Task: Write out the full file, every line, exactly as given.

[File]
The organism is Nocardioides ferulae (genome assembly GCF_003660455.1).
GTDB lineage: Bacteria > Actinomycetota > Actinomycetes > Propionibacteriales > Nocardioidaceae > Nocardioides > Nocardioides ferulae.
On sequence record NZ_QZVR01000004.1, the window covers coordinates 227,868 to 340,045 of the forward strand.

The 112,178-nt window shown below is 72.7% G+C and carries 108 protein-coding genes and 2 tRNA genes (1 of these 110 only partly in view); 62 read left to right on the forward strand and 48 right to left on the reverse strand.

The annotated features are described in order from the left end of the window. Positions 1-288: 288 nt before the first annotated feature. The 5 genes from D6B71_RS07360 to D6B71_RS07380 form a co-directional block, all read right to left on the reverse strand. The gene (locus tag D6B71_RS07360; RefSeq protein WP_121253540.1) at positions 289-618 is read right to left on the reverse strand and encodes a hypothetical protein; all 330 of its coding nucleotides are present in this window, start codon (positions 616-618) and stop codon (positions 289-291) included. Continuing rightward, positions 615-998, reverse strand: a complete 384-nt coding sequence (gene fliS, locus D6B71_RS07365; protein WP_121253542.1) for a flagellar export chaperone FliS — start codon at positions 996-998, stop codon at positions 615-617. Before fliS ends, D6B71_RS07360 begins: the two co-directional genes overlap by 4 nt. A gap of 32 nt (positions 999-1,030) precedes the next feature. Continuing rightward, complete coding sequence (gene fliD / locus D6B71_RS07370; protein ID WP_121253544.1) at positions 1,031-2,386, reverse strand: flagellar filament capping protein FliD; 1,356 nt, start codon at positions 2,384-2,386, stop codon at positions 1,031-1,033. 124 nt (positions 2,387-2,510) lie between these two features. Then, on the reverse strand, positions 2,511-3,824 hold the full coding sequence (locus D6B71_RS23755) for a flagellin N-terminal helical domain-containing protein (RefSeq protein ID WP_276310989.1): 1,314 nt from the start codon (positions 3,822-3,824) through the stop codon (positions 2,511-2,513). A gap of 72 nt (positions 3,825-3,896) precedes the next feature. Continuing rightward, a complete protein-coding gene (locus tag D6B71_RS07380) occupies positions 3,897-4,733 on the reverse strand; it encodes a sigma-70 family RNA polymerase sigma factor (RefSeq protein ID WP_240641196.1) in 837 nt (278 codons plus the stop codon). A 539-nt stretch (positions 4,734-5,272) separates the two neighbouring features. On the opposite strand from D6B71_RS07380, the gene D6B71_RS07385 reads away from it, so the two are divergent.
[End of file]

The organism is Nocardioides ferulae (genome assembly GCF_003660455.1).
GTDB lineage: Bacteria > Actinomycetota > Actinomycetes > Propionibacteriales > Nocardioidaceae > Nocardioides > Nocardioides ferulae.
On sequence record NZ_QZVR01000004.1, the window covers coordinates 227,868 to 340,045 of the forward strand.

The 112,178-nt window shown below is 72.7% G+C and carries 108 protein-coding genes and 2 tRNA genes (1 of these 110 only partly in view); 62 read left to right on the forward strand and 48 right to left on the reverse strand.

The annotated features are described in order from the left end of the window. Positions 1-288: 288 nt before the first annotated feature. The 5 genes from D6B71_RS07360 to D6B71_RS07380 form a co-directional block, all read right to left on the reverse strand. The gene (locus tag D6B71_RS07360; RefSeq protein WP_121253540.1) at positions 289-618 is read right to left on the reverse strand and encodes a hypothetical protein; all 330 of its coding nucleotides are present in this window, start codon (positions 616-618) and stop codon (positions 289-291) included. Continuing rightward, positions 615-998, reverse strand: a complete 384-nt coding sequence (gene fliS, locus D6B71_RS07365; protein WP_121253542.1) for a flagellar export chaperone FliS — start codon at positions 996-998, stop codon at positions 615-617. Before fliS ends, D6B71_RS07360 begins: the two co-directional genes overlap by 4 nt. A gap of 32 nt (positions 999-1,030) precedes the next feature. Continuing rightward, complete coding sequence (gene fliD / locus D6B71_RS07370; protein ID WP_121253544.1) at positions 1,031-2,386, reverse strand: flagellar filament capping protein FliD; 1,356 nt, start codon at positions 2,384-2,386, stop codon at positions 1,031-1,033. 124 nt (positions 2,387-2,510) lie between these two features. Then, on the reverse strand, positions 2,511-3,824 hold the full coding sequence (locus D6B71_RS23755) for a flagellin N-terminal helical domain-containing protein (RefSeq protein ID WP_276310989.1): 1,314 nt from the start codon (positions 3,822-3,824) through the stop codon (positions 2,511-2,513). A gap of 72 nt (positions 3,825-3,896) precedes the next feature. Continuing rightward, a complete protein-coding gene (locus tag D6B71_RS07380) occupies positions 3,897-4,733 on the reverse strand; it encodes a sigma-70 family RNA polymerase sigma factor (RefSeq protein ID WP_240641196.1) in 837 nt (278 codons plus the stop codon). A 539-nt stretch (positions 4,734-5,272) separates the two neighbouring features. On the opposite strand from D6B71_RS07380, the gene D6B71_RS07385 reads away from it, so the two are divergent.